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Senate panel advances Biden's education and labor secretary picks

Senate panel advances Biden's education and labor secretary picks
© New York Times/Pool

The Senate Health, Education, Labor and Pensions Committee advanced President BidenJoe BidenPutin says he's optimistic about working with Biden ahead of planned meeting How the infrastructure bill can help close the digital divide Biden meets Queen Elizabeth for first time as president MORE’s picks to lead the Education Department and Labor Department on Thursday with broad bipartisan votes. 

The committee voted 17-5 to advance Miguel CardonaMiguel CardonaLocal leaders build pressure on Biden to cancel student loans COVID relief vital to successful reopening of schools Judge ruling upholds Connecticut school mask mandate MORE, the Connecticut commissioner of education, to serve as secretary of Education. 

Senators on the committee also voted 18-4 to advance Boston Mayor Marty WalshMarty WalshBoston mayor fires city's police commissioner months after domestic abuse allegations emerge Senate Latino Democrats warn about low Hispanic vaccination rates Labor secretary faces questions from Democrats in police chief controversy MORE (D) to serve as Secretary of Labor. Walsh is a former union leader who has been the mayor of Boston since 2014. 

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Republican Sens. Rand PaulRandal (Rand) Howard PaulFauci to Chelsea Clinton: The 'phenomenal amount of hostility' I face is 'astounding' GOP's attacks on Fauci at center of pandemic message Fox host claims Fauci lied to Congress, calls for prosecution MORE (Ky.), Mike BraunMichael BraunIU parents protest school's vaccine mandates Rick Scott introduces bill banning 'vaccine passports' for domestic flights Braun-McConnell bill would protect Americans from IRS surveillance MORE (Ind.), Roger MarshallRoger W. MarshallRepublicans grill Biden public lands agency pick over finances, advocacy Senate passes resolution urging probe into COVID-19 origins Republicans seek vindication amid reemergence of Wuhan lab theory MORE (Kan.), Tim ScottTimothy (Tim) Eugene ScottThe Hill's Morning Report - Presented by Facebook - Bipartisan group reaches infrastructure deal; many questions remain Black Republican advocates his case for CBC membership Scott: 'Lot of work left' in police reform talks MORE (S.C.) and Tommy Tuberville (Ala.) were the five votes against advancing Cardona’s nomination. His nomination now goes to a full Senate vote, which has not been scheduled yet.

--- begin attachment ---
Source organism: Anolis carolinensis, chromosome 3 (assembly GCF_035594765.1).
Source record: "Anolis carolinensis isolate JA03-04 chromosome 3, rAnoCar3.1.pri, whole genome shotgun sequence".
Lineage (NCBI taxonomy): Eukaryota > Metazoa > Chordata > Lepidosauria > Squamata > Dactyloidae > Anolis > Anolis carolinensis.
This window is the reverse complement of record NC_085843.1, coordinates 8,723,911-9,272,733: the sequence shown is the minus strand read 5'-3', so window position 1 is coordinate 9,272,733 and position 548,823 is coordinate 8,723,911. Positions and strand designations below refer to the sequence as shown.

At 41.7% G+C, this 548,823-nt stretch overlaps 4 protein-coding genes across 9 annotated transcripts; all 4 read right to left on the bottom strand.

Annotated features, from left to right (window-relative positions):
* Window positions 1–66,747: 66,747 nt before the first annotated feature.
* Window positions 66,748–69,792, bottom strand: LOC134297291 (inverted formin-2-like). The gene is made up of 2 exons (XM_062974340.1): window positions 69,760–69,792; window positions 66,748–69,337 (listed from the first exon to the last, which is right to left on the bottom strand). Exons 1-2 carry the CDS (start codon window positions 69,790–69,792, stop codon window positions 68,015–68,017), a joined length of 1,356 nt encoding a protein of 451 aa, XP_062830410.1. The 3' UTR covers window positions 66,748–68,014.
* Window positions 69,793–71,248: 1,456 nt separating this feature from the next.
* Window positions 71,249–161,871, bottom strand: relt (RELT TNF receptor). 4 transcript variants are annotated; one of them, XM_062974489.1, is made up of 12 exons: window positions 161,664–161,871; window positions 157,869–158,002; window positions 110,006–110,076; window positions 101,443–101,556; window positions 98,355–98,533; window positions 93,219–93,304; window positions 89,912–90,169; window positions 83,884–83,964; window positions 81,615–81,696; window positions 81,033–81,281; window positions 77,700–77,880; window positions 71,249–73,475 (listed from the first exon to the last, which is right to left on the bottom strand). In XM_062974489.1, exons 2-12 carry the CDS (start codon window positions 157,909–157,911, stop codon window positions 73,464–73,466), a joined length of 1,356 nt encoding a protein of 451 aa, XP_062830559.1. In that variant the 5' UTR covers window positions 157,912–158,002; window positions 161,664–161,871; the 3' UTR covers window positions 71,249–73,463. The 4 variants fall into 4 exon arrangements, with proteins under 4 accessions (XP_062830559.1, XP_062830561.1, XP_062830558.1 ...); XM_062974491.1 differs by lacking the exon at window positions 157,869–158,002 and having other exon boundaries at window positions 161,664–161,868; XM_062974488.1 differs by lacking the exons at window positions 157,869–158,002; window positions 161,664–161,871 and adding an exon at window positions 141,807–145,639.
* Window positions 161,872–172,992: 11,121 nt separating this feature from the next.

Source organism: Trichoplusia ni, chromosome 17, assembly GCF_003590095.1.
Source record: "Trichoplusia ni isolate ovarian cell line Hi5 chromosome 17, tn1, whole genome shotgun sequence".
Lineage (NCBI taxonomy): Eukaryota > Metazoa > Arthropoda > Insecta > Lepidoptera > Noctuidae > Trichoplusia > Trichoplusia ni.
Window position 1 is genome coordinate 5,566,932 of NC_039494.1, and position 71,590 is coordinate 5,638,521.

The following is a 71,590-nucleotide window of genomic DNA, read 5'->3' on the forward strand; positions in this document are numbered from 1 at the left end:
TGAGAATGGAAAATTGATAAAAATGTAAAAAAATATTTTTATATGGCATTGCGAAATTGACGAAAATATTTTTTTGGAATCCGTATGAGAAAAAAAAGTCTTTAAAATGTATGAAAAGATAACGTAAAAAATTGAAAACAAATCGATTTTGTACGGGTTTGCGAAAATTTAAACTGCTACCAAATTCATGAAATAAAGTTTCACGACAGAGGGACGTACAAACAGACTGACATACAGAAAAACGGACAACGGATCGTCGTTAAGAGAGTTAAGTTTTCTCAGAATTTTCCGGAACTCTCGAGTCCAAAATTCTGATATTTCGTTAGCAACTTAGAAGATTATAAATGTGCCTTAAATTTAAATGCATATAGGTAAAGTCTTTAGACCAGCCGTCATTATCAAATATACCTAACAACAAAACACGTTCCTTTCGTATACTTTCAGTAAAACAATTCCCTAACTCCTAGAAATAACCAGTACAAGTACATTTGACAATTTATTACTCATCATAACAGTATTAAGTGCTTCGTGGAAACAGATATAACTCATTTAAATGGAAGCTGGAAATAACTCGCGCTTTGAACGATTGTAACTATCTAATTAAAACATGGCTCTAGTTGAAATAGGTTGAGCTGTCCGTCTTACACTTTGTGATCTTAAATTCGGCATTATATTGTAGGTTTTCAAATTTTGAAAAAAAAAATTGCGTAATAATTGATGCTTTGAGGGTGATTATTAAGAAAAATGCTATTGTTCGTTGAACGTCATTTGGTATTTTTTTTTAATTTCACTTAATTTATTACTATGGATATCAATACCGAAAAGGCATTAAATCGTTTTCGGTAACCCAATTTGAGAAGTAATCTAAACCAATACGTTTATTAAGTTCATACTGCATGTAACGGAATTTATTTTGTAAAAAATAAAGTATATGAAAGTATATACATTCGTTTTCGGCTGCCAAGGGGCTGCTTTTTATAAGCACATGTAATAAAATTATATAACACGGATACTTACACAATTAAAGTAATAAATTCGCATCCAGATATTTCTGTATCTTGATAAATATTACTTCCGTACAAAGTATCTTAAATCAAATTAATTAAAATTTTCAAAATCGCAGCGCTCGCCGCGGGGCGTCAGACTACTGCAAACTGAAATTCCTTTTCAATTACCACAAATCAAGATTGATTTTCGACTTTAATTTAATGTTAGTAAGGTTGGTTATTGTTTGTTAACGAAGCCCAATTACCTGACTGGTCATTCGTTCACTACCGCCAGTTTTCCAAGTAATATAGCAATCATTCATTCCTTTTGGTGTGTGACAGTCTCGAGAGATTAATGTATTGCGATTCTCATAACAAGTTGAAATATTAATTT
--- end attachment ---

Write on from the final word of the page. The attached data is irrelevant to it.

Paul, Braun, Scott and Sen. Jerry MoranGerald (Jerry) MoranOvernight Health Care: Moderna says COVID-19 vaccine is 100 percent effective in 12- to 17-year-olds | US achieves full vaccinations for half of adults | Trump on Wuhan lab: Now everyone agrees 'I was right' Senate confirms Biden pick to lead Medicare, Medicaid office Bipartisan Senate bill introduced to give gyms B in relief MORE (R-Kan.) were the four votes against advancing Walsh’s nomination. His nomination now advances to a full Senate vote, which has also not been scheduled yet. 

Sen. Richard BurrRichard Mauze Burr House Democrats to Schumer: Vote again on Jan. 6 probe Lara Trump lost her best opportunity — if she ever really wanted it Trump touts record, blasts Dems in return to stage MORE (N.C.), the top Republican on the panel, encouraged his colleagues to support both nominees and said he would approve the nominations on the Senate floor for the full vote. 

“Dr. Cardona has a background, qualifications, temperament to serve as secretary of education,” he said. He added that Cardona stressed the need for students to get back to school, a hotly contested debate during the coronavirus pandemic. 

“Mayor Walsh respects the importance of job creators and the need for better coordination on job training programs,” Burr said before the vote.

Committee Chairwoman Patty MurrayPatricia (Patty) Lynn MurraySenate GOP blocks bill to combat gender pay gap OVERNIGHT ENERGY: Biden suspends Arctic oil leases issued under Trump |  Experts warn US needs to better prepare for hurricane season | Progressives set sights on Civilian Climate Corps Progressives set sights on Civilian Climate Corps program: exclusive MORE (D-Wash.) called both nominees well-qualified before the vote.

“Last week the Committee had the opportunity to hear from both Dr. Cardona and Mayor Walsh,” she said. “And both proved what was already clear from their past experience — they are well-qualified for these roles and ready to work with Congress.”